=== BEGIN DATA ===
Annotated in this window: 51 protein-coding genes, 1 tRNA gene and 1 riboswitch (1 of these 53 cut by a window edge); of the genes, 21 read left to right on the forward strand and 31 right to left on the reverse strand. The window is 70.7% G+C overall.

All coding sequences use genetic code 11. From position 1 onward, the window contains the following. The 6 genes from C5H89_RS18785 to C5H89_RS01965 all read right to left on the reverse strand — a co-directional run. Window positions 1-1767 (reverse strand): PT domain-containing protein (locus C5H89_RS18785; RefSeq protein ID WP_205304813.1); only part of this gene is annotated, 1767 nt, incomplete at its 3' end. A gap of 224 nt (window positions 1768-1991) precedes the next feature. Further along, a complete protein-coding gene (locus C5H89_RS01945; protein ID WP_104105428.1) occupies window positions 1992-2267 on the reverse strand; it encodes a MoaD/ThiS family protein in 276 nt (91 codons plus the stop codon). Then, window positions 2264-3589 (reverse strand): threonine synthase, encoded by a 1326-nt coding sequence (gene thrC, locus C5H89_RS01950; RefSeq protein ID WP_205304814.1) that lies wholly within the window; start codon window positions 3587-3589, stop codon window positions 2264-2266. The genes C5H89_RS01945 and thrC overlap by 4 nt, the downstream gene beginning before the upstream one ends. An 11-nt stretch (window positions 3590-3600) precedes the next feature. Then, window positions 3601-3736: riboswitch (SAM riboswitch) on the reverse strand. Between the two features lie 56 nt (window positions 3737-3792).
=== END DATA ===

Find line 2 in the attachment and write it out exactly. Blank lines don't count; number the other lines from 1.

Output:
All coding sequences use genetic code 11. From position 1 onward, the window contains the following. The 6 genes from C5H89_RS18785 to C5H89_RS01965 all read right to left on the reverse strand — a co-directional run. Window positions 1-1767 (reverse strand): PT domain-containing protein (locus C5H89_RS18785; RefSeq protein ID WP_205304813.1); only part of this gene is annotated, 1767 nt, incomplete at its 3' end. A gap of 224 nt (window positions 1768-1991) precedes the next feature. Further along, a complete protein-coding gene (locus C5H89_RS01945; protein ID WP_104105428.1) occupies window positions 1992-2267 on the reverse strand; it encodes a MoaD/ThiS family protein in 276 nt (91 codons plus the stop codon). Then, window positions 2264-3589 (reverse strand): threonine synthase, encoded by a 1326-nt coding sequence (gene thrC, locus C5H89_RS01950; RefSeq protein ID WP_205304814.1) that lies wholly within the window; start codon window positions 3587-3589, stop codon window positions 2264-2266. The genes C5H89_RS01945 and thrC overlap by 4 nt, the downstream gene beginning before the upstream one ends. An 11-nt stretch (window positions 3590-3600) precedes the next feature. Then, window positions 3601-3736: riboswitch (SAM riboswitch) on the reverse strand. Between the two features lie 56 nt (window positions 3737-3792).